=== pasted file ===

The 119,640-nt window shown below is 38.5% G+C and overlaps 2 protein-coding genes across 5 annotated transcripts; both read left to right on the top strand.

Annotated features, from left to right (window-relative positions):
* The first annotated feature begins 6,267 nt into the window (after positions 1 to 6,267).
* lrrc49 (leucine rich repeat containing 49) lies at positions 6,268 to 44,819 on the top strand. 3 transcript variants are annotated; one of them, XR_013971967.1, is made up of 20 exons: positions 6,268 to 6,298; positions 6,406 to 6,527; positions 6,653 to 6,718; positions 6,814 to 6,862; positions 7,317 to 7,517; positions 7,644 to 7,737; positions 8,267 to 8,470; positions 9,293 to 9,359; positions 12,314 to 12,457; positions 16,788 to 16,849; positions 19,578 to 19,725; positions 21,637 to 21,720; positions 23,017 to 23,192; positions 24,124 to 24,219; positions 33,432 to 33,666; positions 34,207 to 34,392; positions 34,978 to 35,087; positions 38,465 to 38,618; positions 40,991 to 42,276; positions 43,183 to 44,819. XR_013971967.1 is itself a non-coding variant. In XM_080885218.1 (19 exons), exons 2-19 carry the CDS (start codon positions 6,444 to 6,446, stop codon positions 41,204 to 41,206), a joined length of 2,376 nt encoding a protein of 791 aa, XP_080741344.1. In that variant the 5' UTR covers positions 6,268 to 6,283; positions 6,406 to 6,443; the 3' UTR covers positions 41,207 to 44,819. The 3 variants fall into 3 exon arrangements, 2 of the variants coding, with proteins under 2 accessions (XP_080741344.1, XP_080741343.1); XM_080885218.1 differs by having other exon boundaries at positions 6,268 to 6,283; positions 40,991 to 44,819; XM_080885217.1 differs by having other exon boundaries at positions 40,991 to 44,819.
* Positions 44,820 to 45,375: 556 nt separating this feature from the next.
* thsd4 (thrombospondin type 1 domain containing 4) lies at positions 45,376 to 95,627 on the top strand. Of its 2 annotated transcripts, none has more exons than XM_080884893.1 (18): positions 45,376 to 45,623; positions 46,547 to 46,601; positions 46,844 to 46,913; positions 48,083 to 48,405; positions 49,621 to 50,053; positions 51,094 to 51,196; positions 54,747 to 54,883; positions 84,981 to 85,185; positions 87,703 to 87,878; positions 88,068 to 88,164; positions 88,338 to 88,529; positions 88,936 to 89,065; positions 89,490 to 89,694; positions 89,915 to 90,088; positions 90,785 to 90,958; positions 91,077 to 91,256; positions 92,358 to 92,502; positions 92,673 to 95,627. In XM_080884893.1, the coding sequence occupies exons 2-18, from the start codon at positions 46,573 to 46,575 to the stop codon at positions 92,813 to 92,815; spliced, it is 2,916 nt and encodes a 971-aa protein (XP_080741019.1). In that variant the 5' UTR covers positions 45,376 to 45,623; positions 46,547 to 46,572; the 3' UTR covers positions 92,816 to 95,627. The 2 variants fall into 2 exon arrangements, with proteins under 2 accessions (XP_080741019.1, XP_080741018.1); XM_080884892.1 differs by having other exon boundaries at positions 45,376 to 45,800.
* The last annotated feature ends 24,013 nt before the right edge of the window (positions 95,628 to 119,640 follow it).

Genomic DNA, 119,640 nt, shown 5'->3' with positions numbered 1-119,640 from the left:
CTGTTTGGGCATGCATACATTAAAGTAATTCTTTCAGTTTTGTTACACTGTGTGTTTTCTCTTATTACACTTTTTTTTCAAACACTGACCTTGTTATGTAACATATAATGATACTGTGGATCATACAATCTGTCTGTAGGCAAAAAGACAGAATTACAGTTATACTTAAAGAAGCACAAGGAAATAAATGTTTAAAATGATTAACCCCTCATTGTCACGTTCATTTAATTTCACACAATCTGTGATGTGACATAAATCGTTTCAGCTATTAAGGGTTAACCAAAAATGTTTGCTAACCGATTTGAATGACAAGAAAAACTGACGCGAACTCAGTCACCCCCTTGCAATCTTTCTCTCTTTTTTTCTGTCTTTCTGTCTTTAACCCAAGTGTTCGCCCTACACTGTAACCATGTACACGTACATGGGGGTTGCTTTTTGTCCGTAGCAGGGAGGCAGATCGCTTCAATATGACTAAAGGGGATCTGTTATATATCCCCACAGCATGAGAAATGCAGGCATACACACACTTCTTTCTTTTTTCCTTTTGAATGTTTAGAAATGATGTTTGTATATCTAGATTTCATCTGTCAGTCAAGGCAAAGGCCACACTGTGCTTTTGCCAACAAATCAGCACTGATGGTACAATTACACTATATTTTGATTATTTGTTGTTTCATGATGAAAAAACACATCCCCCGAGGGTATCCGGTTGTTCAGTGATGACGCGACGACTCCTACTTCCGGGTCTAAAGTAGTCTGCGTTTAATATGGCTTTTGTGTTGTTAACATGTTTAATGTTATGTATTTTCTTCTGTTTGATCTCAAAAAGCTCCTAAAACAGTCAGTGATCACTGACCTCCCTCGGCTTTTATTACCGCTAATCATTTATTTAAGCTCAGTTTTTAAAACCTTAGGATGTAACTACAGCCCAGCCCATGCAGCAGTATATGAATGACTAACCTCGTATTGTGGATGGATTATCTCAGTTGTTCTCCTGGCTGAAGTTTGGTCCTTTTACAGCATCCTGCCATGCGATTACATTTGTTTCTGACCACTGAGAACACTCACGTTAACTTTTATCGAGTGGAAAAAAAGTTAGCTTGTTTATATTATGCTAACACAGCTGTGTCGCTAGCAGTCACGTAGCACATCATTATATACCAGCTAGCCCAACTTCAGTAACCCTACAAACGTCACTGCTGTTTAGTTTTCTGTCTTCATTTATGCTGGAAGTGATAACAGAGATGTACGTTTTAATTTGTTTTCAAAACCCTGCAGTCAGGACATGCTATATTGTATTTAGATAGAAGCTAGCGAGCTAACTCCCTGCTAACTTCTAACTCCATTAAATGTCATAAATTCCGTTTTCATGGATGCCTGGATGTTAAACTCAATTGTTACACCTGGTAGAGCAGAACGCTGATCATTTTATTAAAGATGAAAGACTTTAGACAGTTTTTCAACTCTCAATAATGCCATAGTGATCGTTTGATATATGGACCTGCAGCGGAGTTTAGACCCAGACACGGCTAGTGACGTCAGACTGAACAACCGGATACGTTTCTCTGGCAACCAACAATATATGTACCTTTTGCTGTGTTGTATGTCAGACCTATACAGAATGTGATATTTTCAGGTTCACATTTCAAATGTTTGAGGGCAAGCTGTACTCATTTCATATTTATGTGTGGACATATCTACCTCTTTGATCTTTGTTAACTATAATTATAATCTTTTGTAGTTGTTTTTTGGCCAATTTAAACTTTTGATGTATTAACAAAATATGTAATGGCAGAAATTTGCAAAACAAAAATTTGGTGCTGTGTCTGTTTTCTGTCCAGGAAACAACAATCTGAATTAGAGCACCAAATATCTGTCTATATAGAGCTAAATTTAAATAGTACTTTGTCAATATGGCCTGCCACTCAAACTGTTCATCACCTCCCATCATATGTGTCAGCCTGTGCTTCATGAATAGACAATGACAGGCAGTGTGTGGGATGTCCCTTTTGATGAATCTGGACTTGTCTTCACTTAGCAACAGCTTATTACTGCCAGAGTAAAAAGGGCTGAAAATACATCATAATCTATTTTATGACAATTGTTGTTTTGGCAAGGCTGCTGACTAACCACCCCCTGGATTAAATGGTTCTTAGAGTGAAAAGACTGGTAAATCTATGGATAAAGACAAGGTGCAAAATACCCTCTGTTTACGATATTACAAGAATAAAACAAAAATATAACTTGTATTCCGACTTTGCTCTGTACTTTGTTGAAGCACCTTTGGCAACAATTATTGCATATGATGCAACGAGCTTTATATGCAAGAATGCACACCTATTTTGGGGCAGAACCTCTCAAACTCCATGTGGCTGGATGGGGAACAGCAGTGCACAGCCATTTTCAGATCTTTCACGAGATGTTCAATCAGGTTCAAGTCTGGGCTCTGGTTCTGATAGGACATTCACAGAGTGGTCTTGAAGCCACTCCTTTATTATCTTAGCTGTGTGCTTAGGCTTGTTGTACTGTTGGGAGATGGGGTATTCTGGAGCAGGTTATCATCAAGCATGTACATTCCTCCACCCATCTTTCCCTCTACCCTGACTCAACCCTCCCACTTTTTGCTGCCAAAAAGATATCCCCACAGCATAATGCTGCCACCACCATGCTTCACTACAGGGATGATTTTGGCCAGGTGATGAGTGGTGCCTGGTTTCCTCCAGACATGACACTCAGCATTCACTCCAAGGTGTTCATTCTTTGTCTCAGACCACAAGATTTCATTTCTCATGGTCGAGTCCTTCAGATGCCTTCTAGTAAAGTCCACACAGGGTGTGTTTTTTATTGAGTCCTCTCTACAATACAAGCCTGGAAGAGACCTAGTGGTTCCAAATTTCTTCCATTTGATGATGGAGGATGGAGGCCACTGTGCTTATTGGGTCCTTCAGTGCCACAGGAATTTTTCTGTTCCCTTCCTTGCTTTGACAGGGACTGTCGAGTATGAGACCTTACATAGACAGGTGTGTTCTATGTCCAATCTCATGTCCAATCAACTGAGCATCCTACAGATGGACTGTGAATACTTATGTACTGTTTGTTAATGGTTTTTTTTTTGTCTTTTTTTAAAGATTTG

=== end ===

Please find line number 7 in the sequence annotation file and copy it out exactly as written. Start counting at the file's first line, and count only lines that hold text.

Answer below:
* The last annotated feature ends 24,013 nt before the right edge of the window (positions 95,628 to 119,640 follow it).